COST Action ES1005

TOSCA - Towards a more complete assessment of the
impact of solar variability on the Earth’s climate


TOSCA is a multidisciplinary European network of scientists from 20 countries whose objective is to provide a better understanding of the hotly debated role of the Sun in climate change. This action aims at assessing the various contributions of solar variability to the Earth’s climate by bringing together solar physicists, space scientists, atmospheric scientists, climate modellers, paleoclimatologists, and more.

TOSCA started in June 2011 and will last for 4 years. As for other COST (Cooperation in Science and Technology) actions, the main role of TOSCA is to foster interactions between different communities.

TOSCA has 5 working groups

  1. WG1 impact of solar radiative forcing

  2. WG2 impact of interplanetary perturbations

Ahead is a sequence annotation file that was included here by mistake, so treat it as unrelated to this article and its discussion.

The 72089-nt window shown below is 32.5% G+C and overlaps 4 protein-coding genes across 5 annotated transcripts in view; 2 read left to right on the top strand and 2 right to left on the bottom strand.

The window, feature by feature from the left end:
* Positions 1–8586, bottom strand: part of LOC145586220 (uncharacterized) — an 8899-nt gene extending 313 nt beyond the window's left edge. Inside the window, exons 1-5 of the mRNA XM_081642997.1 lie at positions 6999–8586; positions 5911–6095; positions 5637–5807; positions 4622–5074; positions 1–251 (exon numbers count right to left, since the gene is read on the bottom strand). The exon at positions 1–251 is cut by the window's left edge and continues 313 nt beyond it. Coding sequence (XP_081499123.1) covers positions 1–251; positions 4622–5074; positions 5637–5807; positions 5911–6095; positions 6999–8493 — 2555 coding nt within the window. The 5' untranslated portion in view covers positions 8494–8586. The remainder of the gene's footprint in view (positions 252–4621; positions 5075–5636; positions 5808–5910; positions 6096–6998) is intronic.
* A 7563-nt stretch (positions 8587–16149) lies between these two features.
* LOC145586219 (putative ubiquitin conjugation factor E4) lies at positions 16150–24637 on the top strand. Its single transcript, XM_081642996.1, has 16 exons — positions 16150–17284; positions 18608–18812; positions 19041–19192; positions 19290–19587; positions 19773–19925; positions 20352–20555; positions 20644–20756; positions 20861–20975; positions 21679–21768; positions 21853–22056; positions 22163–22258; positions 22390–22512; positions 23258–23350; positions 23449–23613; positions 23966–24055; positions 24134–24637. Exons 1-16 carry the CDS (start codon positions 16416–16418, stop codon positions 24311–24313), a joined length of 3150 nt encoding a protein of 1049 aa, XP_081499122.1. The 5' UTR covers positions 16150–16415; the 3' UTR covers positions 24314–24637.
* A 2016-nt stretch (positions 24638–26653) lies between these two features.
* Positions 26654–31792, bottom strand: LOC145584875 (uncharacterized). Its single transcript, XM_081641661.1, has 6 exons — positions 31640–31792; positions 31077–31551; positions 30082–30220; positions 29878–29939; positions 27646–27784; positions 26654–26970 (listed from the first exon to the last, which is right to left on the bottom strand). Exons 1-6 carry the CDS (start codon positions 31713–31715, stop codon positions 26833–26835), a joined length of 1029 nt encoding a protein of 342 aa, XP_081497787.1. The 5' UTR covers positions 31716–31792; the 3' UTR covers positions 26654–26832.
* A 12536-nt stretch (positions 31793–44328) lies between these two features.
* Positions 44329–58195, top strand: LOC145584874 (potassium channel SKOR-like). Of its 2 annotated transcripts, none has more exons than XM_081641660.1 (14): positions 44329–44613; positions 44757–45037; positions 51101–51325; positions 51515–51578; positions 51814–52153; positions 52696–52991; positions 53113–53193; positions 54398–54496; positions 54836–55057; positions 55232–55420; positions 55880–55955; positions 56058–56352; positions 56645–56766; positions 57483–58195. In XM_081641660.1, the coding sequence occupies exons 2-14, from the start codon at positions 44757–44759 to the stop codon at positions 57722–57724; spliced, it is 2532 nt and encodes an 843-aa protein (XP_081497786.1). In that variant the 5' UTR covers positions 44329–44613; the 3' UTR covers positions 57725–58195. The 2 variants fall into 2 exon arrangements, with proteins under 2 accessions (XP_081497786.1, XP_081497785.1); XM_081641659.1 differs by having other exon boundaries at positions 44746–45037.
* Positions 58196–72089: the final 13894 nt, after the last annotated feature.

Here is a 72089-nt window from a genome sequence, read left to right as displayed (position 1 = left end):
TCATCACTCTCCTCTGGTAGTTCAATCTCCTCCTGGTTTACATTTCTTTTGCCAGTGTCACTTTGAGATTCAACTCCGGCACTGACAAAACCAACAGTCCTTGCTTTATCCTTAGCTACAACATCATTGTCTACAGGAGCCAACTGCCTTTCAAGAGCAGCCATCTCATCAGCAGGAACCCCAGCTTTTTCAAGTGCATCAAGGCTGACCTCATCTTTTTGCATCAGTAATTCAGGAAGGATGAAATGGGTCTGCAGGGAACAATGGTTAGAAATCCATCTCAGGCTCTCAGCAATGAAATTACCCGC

3. WG3 impact of energetic particles

  4. WG4 interfacing between upper and lower atmospheric layers and corresponding models

  5. WG5 outreach and dissemination (GHOST)

  1. BulletLearn more about TOSCA

  2. BulletDownload TOSCA flyer

  3. BulletLearn more about COST


What TOSCA is

Latest news

[24/11/2015] The TOSCA handbook is out !

> link

[3/7/2015] TOSCA movies are now online

> watch them

[20/5/2015] TOSCA is officially ending on May 31, 2015.

[24/3/2015] Over 100 participants attended the Sun-climate connections conference in Kiel

> More information

[6/3/2015] Over 90 participants expected at the final TOSCA science meeting in Kiel

[6/1/2015] Last call for STSMs has ended.  27 STSMs have been funded by TOSCA.

[20/11/2014] Registration is open for the Sun-climate connections meeting in Kiel (March 16-19)

> More information

[17/10/2014] Second training school at ICTP has just ended: one week, over 30 students, lots of team work

> More information

TOSCA has now ended...

... but the action lives on. The handbook “Earth’s climate response to a changing Sun”, which summarises our present understanding of the Sun-climate connection, came out in November 2015 [link, flyer], and new projects are taking shape.

See also this article that was published in EOS in September 2018 [link]